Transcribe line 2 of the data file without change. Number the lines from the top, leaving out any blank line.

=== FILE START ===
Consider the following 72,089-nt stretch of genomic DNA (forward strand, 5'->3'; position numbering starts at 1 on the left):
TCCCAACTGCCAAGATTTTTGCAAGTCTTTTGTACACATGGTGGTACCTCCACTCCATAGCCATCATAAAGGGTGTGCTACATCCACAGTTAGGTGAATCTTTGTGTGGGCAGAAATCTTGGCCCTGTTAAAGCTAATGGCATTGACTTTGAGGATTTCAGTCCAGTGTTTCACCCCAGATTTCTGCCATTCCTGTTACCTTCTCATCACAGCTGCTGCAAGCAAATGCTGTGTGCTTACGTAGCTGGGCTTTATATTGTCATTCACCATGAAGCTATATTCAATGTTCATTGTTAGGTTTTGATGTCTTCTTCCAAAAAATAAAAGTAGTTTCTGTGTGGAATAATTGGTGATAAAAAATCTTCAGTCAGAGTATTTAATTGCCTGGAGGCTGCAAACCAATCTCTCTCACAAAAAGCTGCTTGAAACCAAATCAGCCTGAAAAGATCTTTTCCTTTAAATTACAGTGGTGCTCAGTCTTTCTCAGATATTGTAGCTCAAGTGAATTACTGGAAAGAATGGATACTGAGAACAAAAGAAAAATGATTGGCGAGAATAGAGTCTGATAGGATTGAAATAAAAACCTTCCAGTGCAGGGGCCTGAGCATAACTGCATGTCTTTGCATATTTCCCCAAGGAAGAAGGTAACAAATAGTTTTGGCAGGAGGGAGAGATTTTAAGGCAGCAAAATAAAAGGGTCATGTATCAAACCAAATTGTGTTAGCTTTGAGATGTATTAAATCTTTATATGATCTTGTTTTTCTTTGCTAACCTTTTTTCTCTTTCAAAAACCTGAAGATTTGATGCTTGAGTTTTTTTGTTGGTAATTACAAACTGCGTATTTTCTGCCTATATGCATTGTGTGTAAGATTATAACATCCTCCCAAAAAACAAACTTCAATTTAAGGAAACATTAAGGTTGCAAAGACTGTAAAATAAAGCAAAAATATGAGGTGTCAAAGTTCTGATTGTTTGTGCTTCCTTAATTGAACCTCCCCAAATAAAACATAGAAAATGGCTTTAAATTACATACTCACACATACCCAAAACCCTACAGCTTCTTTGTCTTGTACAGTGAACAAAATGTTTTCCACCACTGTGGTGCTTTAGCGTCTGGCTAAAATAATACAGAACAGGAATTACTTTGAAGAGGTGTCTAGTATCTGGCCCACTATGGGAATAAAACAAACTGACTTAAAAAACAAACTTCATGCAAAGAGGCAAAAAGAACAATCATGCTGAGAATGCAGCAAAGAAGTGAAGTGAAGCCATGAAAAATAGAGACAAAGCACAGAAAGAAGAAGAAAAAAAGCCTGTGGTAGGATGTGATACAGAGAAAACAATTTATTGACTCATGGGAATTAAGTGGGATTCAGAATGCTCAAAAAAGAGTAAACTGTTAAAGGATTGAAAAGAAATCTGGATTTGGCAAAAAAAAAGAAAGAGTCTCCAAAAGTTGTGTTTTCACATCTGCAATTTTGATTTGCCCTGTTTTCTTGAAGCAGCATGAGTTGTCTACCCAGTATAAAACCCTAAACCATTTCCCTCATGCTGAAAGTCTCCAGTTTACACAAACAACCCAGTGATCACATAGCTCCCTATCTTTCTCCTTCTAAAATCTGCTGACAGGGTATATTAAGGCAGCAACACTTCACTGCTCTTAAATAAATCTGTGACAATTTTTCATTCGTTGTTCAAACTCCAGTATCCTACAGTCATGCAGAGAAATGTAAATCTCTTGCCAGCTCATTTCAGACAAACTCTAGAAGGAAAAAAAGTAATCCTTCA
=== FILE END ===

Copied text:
TCCCAACTGCCAAGATTTTTGCAAGTCTTTTGTACACATGGTGGTACCTCCACTCCATAGCCATCATAAAGGGTGTGCTACATCCACAGTTAGGTGAATCTTTGTGTGGGCAGAAATCTTGGCCCTGTTAAAGCTAATGGCATTGACTTTGAGGATTTCAGTCCAGTGTTTCACCCCAGATTTCTGCCATTCCTGTTACCTTCTCATCACAGCTGCTGCAAGCAAATGCTGTGTGCTTACGTAGCTGGGCTTTATATTGTCATTCACCATGAAGCTATATTCAATGTTCATTGTTAGGTTTTGATGTCTTCTTCCAAAAAATAAAAGTAGTTTCTGTGTGGAATAATTGGTGATAAAAAATCTTCAGTCAGAGTATTTAATTGCCTGGAGGCTGCAAACCAATCTCTCTCACAAAAAGCTGCTTGAAACCAAATCAGCCTGAAAAGATCTTTTCCTTTAAATTACAGTGGTGCTCAGTCTTTCTCAGATATTGTAGCTCAAGTGAATTACTGGAAAGAATGGATACTGAGAACAAAAGAAAAATGATTGGCGAGAATAGAGTCTGATAGGATTGAAATAAAAACCTTCCAGTGCAGGGGCCTGAGCATAACTGCATGTCTTTGCATATTTCCCCAAGGAAGAAGGTAACAAATAGTTTTGGCAGGAGGGAGAGATTTTAAGGCAGCAAAATAAAAGGGTCATGTATCAAACCAAATTGTGTTAGCTTTGAGATGTATTAAATCTTTATATGATCTTGTTTTTCTTTGCTAACCTTTTTTCTCTTTCAAAAACCTGAAGATTTGATGCTTGAGTTTTTTTGTTGGTAATTACAAACTGCGTATTTTCTGCCTATATGCATTGTGTGTAAGATTATAACATCCTCCCAAAAAACAAACTTCAATTTAAGGAAACATTAAGGTTGCAAAGACTGTAAAATAAAGCAAAAATATGAGGTGTCAAAGTTCTGATTGTTTGTGCTTCCTTAATTGAACCTCCCCAAATAAAACATAGAAAATGGCTTTAAATTACATACTCACACATACCCAAAACCCTACAGCTTCTTTGTCTTGTACAGTGAACAAAATGTTTTCCACCACTGTGGTGCTTTAGCGTCTGGCTAAAATAATACAGAACAGGAATTACTTTGAAGAGGTGTCTAGTATCTGGCCCACTATGGGAATAAAACAAACTGACTTAAAAAACAAACTTCATGCAAAGAGGCAAAAAGAACAATCATGCTGAGAATGCAGCAAAGAAGTGAAGTGAAGCCATGAAAAATAGAGACAAAGCACAGAAAGAAGAAGAAAAAAAGCCTGTGGTAGGATGTGATACAGAGAAAACAATTTATTGACTCATGGGAATTAAGTGGGATTCAGAATGCTCAAAAAAGAGTAAACTGTTAAAGGATTGAAAAGAAATCTGGATTTGGCAAAAAAAAAGAAAGAGTCTCCAAAAGTTGTGTTTTCACATCTGCAATTTTGATTTGCCCTGTTTTCTTGAAGCAGCATGAGTTGTCTACCCAGTATAAAACCCTAAACCATTTCCCTCATGCTGAAAGTCTCCAGTTTACACAAACAACCCAGTGATCACATAGCTCCCTATCTTTCTCCTTCTAAAATCTGCTGACAGGGTATATTAAGGCAGCAACACTTCACTGCTCTTAAATAAATCTGTGACAATTTTTCATTCGTTGTTCAAACTCCAGTATCCTACAGTCATGCAGAGAAATGTAAATCTCTTGCCAGCTCATTTCAGACAAACTCTAGAAGGAAAAAAAGTAATCCTTCA